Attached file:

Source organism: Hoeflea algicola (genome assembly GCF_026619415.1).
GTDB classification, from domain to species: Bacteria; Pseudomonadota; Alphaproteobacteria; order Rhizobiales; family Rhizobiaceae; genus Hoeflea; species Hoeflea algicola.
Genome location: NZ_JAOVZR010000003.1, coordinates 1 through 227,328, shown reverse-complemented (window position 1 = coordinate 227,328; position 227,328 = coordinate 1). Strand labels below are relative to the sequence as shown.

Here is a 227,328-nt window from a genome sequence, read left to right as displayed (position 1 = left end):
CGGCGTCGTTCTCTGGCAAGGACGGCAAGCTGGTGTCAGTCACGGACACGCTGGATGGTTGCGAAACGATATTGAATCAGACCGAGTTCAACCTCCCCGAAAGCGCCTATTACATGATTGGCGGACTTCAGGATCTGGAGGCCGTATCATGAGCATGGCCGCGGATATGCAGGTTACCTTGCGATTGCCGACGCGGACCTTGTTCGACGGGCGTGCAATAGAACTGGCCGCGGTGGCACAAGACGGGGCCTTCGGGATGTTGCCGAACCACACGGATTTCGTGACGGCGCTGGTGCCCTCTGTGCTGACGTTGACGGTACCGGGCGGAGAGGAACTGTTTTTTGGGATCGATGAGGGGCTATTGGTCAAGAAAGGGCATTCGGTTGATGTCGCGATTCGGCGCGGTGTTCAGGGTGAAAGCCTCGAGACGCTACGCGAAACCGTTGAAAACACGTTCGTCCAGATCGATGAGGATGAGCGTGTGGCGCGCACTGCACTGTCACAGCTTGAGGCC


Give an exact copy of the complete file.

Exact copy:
Source organism: Hoeflea algicola (genome assembly GCF_026619415.1).
GTDB classification, from domain to species: Bacteria; Pseudomonadota; Alphaproteobacteria; order Rhizobiales; family Rhizobiaceae; genus Hoeflea; species Hoeflea algicola.
Genome location: NZ_JAOVZR010000003.1, coordinates 1 through 227,328, shown reverse-complemented (window position 1 = coordinate 227,328; position 227,328 = coordinate 1). Strand labels below are relative to the sequence as shown.

Here is a 227,328-nt window from a genome sequence, read left to right as displayed (position 1 = left end):
CGGCGTCGTTCTCTGGCAAGGACGGCAAGCTGGTGTCAGTCACGGACACGCTGGATGGTTGCGAAACGATATTGAATCAGACCGAGTTCAACCTCCCCGAAAGCGCCTATTACATGATTGGCGGACTTCAGGATCTGGAGGCCGTATCATGAGCATGGCCGCGGATATGCAGGTTACCTTGCGATTGCCGACGCGGACCTTGTTCGACGGGCGTGCAATAGAACTGGCCGCGGTGGCACAAGACGGGGCCTTCGGGATGTTGCCGAACCACACGGATTTCGTGACGGCGCTGGTGCCCTCTGTGCTGACGTTGACGGTACCGGGCGGAGAGGAACTGTTTTTTGGGATCGATGAGGGGCTATTGGTCAAGAAAGGGCATTCGGTTGATGTCGCGATTCGGCGCGGTGTTCAGGGTGAAAGCCTCGAGACGCTACGCGAAACCGTTGAAAACACGTTCGTCCAGATCGATGAGGATGAGCGTGTGGCGCGCACTGCACTGTCACAGCTTGAGGCC